Chuck McGill is Jimmy’s older brother in Better Call Saul and he suffers from a strange aversion to electricity. But is that condition real?
What condition does Chuck suffer from in Better Call Saul, and is it real? As a prequel to Breaking Bad, Better Call Saul takes the character of Saul Goodman and delves into his former life as Jimmy McGill. Fans get to see how Jimmy began as an honest, plucky young lawyer and how his playful streak as a small-time con artist evolved into a full-time career defending the criminals of New Mexico. Better Call Saul also introduces Jimmy’s older brother, Chuck. A respected legal professional and a partner in his own law firm, Jimmy idolizes Chuck and is desperate to win his respect… at first. The fractures between the McGill brothers eventually develop into full-blown fissures and Chuck takes his own life as a direct result of their feud.
A defining characteristic of Chuck is the medical condition he purports to have: electromagnetic hypersensitivity. When viewers first meet Chuck, his house is stripped of modern appliances, guests are forced to remove any items on their person with a battery and Chuck is unable to be in the presence of excessive electricity. Exposure to electromagnetism sends Chuck into a dizzy haze and can cause him to black out entirely. Not only does Chuck largely avoid the outside world in Better Call Saul, but his strict medical requirements push others away from him, with the exception of Jimmy and fellow HHM partner Howard Hamlin.
Although Better Call Saul often presents Chuck as a kook, electromagnetic hypersensitivity is a genuine term, albeit not one that any medical organization would recognize as a genuine condition, since EHS has never been scientifically proven. Broadly speaking, the causes and symptoms of real-world EHS are the same as those Chuck experiences in Better Call Saul, but because the condition sits on the edge of pseudo-science they’re are difficult to define. Triggers usually involve electricity in public spaces such as cellphone masts and generators but can extend to simple household appliances, similar to Chuck. Likewise, symptoms can vary all the way from mild headaches to losing consciousness, suggesting Chuck’s EHS sits on the more extreme end of the spectrum.
Once again, there’s no evidence to suggest certain individuals are more sensitive to electromagnetic fields than others, and if a patient visits a registered doctor claiming to suffer from EHS, the physician would explore all other possible causes for those symptoms, including the psychological route. This is reflected in Better Call Saul. Doubts are cast over the fidelity of Chuck’s condition from the beginning, but are confirmed by Dr. Cruz, who proves Chuck is unable to tell when his electric hospital bed is switched on. This mirrors how real-life EHS studies have been conducted – participants who supposedly suffer from the condition don’t respond consistently to the presence of electromagnetism. Chuck’s symptoms are further proven to be psychosomatic in Better Call Saul season 3, where Jimmy has a battery slipped into his brother’s pocket in court to discredit him.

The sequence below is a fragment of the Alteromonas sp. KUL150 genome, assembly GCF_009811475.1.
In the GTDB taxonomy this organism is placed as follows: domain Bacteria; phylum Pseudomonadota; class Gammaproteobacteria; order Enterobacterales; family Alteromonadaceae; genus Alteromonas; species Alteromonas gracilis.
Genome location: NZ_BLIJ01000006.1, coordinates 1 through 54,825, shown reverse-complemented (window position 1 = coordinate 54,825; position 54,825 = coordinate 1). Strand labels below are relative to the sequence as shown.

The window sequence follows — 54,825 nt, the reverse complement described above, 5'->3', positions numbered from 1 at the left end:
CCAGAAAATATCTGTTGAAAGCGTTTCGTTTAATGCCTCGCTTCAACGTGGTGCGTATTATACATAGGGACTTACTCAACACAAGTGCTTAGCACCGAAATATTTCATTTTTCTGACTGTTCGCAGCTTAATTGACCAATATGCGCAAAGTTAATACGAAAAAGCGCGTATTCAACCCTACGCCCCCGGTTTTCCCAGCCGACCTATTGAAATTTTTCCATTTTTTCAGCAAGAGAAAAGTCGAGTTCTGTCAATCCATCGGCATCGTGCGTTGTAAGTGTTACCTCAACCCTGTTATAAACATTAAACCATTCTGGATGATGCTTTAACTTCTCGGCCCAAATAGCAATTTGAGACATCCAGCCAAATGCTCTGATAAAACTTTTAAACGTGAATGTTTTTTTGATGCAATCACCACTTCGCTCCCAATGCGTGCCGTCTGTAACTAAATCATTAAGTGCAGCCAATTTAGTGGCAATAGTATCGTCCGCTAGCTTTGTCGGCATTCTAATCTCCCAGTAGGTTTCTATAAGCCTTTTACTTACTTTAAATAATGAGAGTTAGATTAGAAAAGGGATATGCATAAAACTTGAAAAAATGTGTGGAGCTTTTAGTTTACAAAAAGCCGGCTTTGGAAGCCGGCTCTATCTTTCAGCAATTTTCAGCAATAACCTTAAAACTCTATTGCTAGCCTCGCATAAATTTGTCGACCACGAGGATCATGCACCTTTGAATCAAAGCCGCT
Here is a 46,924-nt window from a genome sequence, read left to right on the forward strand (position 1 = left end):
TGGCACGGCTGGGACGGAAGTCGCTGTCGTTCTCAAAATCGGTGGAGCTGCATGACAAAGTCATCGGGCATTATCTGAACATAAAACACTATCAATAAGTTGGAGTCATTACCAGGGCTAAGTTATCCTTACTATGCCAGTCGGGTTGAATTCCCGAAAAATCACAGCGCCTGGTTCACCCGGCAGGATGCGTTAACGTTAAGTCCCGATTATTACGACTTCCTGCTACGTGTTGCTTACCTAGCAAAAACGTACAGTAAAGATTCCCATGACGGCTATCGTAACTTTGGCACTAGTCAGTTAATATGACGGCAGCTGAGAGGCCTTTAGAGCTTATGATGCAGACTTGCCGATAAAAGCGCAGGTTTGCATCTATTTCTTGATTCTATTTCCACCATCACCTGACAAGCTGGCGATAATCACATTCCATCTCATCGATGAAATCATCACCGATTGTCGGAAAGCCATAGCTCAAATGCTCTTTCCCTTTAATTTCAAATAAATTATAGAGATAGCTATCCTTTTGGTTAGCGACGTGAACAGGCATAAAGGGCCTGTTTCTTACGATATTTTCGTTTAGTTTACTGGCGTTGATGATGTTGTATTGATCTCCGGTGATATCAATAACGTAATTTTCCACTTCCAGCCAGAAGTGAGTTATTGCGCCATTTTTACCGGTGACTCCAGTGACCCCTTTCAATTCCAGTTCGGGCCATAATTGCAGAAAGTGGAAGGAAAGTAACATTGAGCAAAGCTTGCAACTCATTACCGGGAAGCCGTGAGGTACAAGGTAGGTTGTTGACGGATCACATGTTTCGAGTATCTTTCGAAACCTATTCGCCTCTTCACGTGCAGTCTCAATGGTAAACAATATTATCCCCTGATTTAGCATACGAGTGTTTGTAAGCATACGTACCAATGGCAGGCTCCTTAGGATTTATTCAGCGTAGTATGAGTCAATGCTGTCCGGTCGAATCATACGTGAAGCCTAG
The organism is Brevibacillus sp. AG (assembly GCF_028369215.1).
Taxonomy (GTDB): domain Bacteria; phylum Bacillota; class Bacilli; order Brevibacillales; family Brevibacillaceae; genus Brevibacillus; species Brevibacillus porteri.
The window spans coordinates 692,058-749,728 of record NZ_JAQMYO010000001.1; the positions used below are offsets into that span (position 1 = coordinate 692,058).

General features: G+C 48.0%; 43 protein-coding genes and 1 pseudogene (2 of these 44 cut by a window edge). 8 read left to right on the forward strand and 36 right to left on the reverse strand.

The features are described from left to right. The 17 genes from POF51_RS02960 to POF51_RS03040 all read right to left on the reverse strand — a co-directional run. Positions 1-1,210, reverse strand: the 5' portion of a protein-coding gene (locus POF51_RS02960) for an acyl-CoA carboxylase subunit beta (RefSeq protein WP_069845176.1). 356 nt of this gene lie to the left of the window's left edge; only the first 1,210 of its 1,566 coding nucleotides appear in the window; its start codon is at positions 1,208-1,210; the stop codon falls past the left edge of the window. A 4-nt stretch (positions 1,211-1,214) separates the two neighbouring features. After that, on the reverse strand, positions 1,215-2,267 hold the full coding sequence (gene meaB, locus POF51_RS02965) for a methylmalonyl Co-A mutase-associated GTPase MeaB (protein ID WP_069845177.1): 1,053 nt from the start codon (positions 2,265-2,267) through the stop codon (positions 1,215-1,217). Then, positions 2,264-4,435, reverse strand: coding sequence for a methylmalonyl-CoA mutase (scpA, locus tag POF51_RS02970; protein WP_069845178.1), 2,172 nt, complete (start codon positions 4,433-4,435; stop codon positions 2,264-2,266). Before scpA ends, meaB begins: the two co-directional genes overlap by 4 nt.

Further evidence that Chuck’s problems are mental rather than physical comes when his condition begins to improve through therapy. Chuck uses grounding techniques (noticing and describing objects around him) that are taught to sufferers of anxiety, PTSD and various other psychological conditions. Conversely, Chuck’s condition worsens during times of great stress, and was initially triggered following the breakdown of his marriage.
While Chuck’s condition is real in the sense that EHS is inspired by real life, it’s certainly not real in the traditional sense. Like anti-vaccination and climate change being a hoax, EHS is the result of false information spreading and seizing advantage of those with existing psychological conditions. EHS also plays upon the newness of modern technology, planting seeds of potential side effects without any evidence to back those claims up. Through Chuck, Better Call Saul accurately presents both how convinced a person can be about suffering EHS and how debilitating that can be, while clearly highlighting the mental causes behind the condition.